The project gets its name from its unconventional “flipped” layout. While a typical dwelling keeps all public-facing spaces confined to its main floor, with private areas like bedrooms sequestered upstairs. Flipped House divides its public and private zones on either side of a vertical plane.
As a result, the home’s den, kitchen, dining and living rooms are all located on its street-facing northeast side.
While the house’s three bedrooms span both levels of the building’s more secluded southwestern end.
Inside, knotty cedar slats surround the linked kitchen and dining room, wrapping up the side walls and the ceiling above to create a sense of warmth and grandeur. The linked first-floor kitchen and dining room are double-height spaces, which produce a dramatic effect when entering the house.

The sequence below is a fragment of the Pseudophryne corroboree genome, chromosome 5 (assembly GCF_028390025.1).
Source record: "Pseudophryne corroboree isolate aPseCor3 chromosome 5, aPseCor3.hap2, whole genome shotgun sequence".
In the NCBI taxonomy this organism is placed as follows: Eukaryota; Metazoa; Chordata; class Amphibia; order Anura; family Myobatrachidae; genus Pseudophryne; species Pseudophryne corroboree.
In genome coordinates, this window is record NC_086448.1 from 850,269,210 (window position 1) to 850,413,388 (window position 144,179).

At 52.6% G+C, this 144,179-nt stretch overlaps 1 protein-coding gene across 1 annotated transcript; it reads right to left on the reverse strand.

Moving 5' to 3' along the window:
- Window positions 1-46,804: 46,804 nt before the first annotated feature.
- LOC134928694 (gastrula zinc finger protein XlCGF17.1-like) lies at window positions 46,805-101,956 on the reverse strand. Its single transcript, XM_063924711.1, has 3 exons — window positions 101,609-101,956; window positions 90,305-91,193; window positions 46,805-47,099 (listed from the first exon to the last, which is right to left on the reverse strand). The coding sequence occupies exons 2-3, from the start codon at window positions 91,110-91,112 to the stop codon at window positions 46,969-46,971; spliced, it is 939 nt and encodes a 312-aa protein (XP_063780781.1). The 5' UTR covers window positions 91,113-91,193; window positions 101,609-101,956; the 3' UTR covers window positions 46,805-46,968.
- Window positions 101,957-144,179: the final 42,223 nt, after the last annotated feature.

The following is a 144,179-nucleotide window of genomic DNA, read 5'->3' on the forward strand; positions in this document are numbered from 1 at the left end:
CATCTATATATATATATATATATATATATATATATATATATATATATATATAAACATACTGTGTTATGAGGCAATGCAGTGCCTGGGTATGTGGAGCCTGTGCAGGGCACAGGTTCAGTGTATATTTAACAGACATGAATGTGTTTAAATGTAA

Upstairs, a flexible family room carries on to a small wooden patio built atop the existing garage. At the other end there is an airy home office providing desk space for two. Information provided by Atelier RZLBD; Architectural photography courtesy of Borzu Talaie.